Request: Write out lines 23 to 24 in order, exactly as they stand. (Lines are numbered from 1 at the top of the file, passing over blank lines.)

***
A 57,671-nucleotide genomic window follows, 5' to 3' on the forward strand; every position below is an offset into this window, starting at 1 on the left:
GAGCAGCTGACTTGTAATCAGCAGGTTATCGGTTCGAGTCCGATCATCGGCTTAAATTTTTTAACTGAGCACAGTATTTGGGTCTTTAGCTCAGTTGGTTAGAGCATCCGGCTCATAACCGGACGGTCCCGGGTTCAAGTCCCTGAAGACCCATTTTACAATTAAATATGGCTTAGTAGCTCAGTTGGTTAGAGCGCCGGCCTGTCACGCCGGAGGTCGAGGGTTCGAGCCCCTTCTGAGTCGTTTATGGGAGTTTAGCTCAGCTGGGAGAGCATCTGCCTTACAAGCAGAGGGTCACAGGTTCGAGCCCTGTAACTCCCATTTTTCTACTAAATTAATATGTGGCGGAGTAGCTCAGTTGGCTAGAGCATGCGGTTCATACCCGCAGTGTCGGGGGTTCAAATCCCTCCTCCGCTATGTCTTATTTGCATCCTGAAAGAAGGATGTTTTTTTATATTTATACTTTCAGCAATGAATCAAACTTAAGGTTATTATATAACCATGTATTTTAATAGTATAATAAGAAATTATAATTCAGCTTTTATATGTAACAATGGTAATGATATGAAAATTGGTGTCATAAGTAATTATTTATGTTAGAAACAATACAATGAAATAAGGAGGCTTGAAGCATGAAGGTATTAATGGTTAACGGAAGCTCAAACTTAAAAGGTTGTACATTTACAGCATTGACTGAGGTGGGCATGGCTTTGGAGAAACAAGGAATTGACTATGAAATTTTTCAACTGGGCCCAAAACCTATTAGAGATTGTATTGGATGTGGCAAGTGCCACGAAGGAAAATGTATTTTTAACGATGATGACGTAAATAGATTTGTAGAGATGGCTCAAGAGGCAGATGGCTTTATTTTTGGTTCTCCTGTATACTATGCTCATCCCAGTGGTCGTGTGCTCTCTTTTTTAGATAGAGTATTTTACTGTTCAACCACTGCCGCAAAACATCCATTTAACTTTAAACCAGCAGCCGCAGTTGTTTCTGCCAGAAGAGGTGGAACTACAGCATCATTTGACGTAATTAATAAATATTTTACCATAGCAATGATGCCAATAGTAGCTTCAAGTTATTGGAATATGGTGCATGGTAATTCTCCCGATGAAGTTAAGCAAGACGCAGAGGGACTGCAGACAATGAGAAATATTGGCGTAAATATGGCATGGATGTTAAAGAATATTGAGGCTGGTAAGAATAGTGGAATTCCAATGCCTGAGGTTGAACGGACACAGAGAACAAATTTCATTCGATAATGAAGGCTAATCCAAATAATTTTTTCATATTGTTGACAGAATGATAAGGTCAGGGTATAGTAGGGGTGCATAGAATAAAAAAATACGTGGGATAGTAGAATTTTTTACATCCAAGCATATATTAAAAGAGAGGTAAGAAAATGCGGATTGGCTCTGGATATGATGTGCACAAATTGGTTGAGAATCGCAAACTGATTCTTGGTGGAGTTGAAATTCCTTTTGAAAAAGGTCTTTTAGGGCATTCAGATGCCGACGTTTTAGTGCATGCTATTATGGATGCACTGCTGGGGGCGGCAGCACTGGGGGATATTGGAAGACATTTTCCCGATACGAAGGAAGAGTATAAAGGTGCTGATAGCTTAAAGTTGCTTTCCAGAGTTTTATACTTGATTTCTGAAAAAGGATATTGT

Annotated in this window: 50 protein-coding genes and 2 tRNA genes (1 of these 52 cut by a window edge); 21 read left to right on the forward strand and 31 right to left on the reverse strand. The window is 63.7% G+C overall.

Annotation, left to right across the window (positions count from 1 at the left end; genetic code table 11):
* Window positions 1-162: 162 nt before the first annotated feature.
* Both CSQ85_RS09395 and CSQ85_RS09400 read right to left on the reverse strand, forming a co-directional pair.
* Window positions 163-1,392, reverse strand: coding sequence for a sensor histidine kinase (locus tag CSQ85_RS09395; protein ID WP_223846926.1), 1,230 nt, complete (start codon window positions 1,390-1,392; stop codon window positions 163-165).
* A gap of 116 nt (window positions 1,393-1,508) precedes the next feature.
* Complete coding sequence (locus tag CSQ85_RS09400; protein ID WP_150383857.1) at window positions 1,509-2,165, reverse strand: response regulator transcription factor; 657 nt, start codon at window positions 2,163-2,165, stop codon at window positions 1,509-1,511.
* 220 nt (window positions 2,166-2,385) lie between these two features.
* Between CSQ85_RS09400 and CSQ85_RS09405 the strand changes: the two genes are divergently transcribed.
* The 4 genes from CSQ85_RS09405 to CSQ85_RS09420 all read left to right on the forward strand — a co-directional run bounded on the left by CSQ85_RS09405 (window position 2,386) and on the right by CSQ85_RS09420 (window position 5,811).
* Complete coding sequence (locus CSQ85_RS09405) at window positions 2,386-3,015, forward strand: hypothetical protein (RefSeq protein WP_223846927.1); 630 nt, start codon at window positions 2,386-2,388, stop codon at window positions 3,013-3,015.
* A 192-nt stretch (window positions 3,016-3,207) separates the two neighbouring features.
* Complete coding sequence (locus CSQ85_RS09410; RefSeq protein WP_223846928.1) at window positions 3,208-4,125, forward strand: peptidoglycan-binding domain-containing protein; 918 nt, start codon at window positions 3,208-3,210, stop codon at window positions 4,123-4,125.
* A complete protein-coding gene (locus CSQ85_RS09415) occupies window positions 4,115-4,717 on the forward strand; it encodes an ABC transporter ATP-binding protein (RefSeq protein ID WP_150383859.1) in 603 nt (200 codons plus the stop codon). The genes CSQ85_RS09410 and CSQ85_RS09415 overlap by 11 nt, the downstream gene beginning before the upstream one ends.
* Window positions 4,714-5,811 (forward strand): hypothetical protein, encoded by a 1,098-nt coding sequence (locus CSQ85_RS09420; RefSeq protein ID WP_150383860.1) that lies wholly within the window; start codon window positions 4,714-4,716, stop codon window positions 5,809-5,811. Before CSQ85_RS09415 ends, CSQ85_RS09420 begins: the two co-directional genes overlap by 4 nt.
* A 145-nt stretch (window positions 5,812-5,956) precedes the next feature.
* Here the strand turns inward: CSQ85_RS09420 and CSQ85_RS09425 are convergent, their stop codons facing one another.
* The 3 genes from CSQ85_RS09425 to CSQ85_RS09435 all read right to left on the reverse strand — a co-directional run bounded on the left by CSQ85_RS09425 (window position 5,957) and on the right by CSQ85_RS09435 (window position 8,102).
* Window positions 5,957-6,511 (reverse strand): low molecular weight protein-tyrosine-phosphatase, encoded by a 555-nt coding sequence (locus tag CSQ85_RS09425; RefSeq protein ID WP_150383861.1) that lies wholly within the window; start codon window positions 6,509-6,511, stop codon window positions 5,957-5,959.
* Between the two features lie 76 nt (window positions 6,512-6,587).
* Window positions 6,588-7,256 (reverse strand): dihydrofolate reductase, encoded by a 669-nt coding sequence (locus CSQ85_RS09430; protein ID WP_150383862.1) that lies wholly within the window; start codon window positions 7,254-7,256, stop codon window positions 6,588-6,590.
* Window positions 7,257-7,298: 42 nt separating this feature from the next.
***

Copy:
* Window positions 6,588-7,256 (reverse strand): dihydrofolate reductase, encoded by a 669-nt coding sequence (locus CSQ85_RS09430; protein ID WP_150383862.1) that lies wholly within the window; start codon window positions 7,254-7,256, stop codon window positions 6,588-6,590.
* Window positions 7,257-7,298: 42 nt separating this feature from the next.